# Why does the resulting matrix from Cholesky decomposition of a covariance matrix when multiplied by its transpose not give back the covariance matrix?

I have a covariance matrix, S, which I use Cholesky decomposition to find A. It is stated that AA'=S, however, I am not recovering S when I do AA'. The example code in R is as follows.

S <- matrix(c(1.091385, 1.949606, 1.949606, 4.520746), 2, 2)
A <- chol(S)
T <- t(A)
R <- A %*% T


As can be seen, S is as follows.

1.091385, 1.949606
1.949606, 4.520746


But R is as follows.

4.574082, 1.901370
1.901370, 1.038049


And for completeness, A is as follows.

1.044694, 1.866199
0.000000, 1.018847


However, when I do A'A with the code R <- T %*% A, I do recover S.

Any ideas on what I'm doing wrong? Or is the link on Wikipedia wrong? The R examples on Cholesky decomposition seems to suggest A'A=S.

• Cholesky decomposition is such that the positive definite matrix $K = LL^T$. $L$ is lower-triangular. – usεr11852 Mar 22 '18 at 22:29
• Try what crossprod(A) returns. – usεr11852 Mar 22 '18 at 22:34
• crossprod(A) returns S (the expected answer). So, insofar as the link on Wikipedia, should I use A or A' as returned by chol? – Jane Wayne Mar 22 '18 at 22:35
• Cool. Now check what computation crossprod is doing. – usεr11852 Mar 22 '18 at 22:40
• The inconvenient truth is that the Cholesky decomposition while usually defined as $K=LL^T$ where $L$ is lower triangular is equally valid as $K=U^TU$ where $U$ is upper triangular. The implementation of Cholesky decomposition in LAPACK (the libraries our computer use to compute Linear Algebra tasks) allow both expressions. R unfortunately has hard-coded the upper one. (There is a U in the call of the routine dpstrf that actually compute the Cholesky.) – usεr11852 Mar 22 '18 at 22:49

As explained in my comment, the inconvenient truth is that the Cholesky decomposition while usually defined as $K=LL^T$ where $L$ is lower triangular, is equally valid as $K=U^TU$ where $U$ is upper triangular. The implementation of Cholesky decomposition in LAPACK (the libraries our computer use to compute Linear Algebra tasks) allow both expressions. R unfortunately has hard-coded the upper one. (There is a U in the call of the routine dpstrf that actually compute the Cholesky.)

This means one has to transpose the results for chol in order to get a lower triangular matrix. After that is done, as you have already discovered yourself, the result follow-up directly. So for example, given the matrix S of the original post:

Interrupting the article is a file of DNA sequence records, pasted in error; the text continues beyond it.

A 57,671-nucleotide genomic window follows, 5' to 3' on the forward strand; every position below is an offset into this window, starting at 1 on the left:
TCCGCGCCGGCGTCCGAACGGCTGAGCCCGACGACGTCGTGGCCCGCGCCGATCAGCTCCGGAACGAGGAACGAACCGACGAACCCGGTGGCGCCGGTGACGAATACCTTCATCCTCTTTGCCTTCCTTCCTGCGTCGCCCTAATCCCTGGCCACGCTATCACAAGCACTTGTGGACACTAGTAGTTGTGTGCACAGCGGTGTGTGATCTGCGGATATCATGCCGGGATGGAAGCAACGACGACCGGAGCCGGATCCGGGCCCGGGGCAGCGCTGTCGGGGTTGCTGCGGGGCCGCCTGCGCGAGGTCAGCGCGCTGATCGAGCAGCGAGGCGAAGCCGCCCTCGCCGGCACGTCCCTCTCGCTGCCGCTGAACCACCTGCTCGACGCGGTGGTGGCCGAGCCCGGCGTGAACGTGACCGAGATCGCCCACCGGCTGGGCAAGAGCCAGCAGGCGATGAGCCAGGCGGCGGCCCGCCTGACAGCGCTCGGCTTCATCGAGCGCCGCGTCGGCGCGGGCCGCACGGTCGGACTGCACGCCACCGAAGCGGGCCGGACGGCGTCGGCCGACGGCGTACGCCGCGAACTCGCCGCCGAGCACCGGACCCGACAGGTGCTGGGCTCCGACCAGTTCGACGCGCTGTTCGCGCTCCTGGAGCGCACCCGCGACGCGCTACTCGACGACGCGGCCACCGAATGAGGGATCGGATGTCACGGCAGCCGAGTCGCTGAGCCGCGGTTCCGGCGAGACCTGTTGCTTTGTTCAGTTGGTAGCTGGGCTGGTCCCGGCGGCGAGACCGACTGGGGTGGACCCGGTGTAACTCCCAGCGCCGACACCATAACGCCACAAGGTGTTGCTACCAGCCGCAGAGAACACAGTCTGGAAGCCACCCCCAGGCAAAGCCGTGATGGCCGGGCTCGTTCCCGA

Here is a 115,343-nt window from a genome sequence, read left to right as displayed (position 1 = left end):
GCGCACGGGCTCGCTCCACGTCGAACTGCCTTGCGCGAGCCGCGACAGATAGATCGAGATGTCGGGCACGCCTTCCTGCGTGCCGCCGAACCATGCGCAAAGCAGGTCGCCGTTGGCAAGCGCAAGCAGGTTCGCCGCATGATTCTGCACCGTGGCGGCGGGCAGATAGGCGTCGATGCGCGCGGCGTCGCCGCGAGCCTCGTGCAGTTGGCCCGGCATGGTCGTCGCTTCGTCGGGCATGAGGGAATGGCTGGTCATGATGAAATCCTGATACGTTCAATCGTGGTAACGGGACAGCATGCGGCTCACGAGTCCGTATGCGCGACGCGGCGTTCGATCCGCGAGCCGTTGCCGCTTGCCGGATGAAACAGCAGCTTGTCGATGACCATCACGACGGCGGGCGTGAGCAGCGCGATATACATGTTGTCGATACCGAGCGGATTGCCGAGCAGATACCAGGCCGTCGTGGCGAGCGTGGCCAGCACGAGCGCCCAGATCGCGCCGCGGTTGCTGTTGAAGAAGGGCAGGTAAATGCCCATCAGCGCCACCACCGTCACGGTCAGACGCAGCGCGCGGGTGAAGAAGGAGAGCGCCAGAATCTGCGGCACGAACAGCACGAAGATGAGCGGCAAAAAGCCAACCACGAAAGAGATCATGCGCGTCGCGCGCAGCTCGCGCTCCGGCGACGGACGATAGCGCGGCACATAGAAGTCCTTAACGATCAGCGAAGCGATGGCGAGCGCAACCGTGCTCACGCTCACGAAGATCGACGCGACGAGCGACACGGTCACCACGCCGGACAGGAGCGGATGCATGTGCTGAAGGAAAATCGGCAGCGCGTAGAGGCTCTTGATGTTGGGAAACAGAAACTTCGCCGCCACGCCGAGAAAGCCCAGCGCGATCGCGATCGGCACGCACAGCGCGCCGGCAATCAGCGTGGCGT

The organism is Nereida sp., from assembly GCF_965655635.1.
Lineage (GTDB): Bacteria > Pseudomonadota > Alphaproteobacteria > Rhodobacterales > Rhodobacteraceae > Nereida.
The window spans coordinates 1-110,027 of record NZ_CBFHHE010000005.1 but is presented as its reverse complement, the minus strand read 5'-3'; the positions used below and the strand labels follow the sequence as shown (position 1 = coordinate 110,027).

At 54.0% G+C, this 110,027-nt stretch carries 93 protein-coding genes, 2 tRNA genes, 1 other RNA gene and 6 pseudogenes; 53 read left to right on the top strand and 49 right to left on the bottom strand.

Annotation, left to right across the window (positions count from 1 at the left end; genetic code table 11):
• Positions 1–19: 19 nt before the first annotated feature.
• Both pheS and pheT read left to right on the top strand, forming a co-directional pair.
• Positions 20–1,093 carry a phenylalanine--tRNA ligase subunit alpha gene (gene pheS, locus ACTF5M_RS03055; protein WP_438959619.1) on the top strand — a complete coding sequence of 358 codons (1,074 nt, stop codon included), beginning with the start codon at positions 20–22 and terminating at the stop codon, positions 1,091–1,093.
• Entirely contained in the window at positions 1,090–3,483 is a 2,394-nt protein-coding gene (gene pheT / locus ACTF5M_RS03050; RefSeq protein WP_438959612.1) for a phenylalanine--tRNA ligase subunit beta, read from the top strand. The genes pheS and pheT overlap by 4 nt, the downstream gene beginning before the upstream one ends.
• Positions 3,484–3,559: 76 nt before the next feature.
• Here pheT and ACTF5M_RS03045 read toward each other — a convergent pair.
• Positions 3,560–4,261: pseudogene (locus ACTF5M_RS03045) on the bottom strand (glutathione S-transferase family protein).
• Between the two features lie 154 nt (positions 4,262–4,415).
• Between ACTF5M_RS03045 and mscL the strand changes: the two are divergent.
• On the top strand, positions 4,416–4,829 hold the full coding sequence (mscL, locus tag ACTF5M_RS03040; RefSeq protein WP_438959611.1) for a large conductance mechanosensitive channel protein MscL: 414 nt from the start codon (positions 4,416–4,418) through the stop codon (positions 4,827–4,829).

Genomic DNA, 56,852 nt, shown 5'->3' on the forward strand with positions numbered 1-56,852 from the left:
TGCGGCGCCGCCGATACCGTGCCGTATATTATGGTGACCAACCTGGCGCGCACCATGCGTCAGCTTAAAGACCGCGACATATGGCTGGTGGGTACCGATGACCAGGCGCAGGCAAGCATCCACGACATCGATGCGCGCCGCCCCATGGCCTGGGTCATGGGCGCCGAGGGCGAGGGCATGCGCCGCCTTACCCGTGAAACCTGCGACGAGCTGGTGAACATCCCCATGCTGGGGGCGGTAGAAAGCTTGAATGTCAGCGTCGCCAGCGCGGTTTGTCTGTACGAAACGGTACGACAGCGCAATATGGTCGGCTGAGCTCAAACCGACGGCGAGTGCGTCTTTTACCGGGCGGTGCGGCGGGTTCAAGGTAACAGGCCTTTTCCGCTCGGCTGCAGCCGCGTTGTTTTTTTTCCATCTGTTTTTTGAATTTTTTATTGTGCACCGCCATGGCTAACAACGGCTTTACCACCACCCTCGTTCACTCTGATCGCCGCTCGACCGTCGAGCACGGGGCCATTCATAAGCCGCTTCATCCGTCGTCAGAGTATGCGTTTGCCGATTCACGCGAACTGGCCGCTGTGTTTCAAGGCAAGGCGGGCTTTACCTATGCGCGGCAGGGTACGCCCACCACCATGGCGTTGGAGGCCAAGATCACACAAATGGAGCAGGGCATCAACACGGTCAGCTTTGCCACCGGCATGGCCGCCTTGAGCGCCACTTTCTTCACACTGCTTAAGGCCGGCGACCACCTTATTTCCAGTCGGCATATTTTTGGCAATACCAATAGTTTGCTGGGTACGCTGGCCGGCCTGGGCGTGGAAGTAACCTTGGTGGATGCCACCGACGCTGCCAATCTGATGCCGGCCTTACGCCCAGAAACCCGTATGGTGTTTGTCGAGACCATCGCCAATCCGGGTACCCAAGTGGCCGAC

U <- chol(S);
L <- t(chol(S));
S -  crossprod(U) # This is equivalent to S- U^T*U and should be approx. 0
S - tcrossprod(L) # This is equivalent to S- L*L^T and should be approx. 0


I hope it is therefore clear that the Wikipedia page is not wrong. Being somewhat critical, Wikipedia's Cholesky decomposition article should probably mention that the Cholesky decomposition $K=LL^T$ is equivalent to $K=U^TU$ where $U=L^T$. It was probably omitted for consistency of notation.

So, why do you think that chol(S) returns your A and not A'?

In fact it does return A' if you look at the values or read the documentation. It returns upper triangular, which corresponds to A' in your Wiki reference

• I would say that the Wikipedia article is not clear on whether A is upper or lower matrix. Additionally, if chol returns A' and that matrix is the same as A' on the Wikipedia article, then AA' should have recovered S. The way I'm reading all of this information is that A' returned from chol is the upper matrix which is A in the Wikipedia article. – Jane Wayne Mar 22 '18 at 22:45
• Your code T %*% A demonstrates my point. You got A' from chol() function, so you need to get A=t(A'), which you called T. That's why you're able to recover R with TA. I understand that it's a bit confusing but when you printed A you could see immediately that it's upper triangle. It would be a little less confusing if you called U=chol(R), then you wouldn't have a weird situation where your A is really A' in the wiki page that you refer to – Aksakal Mar 23 '18 at 1:03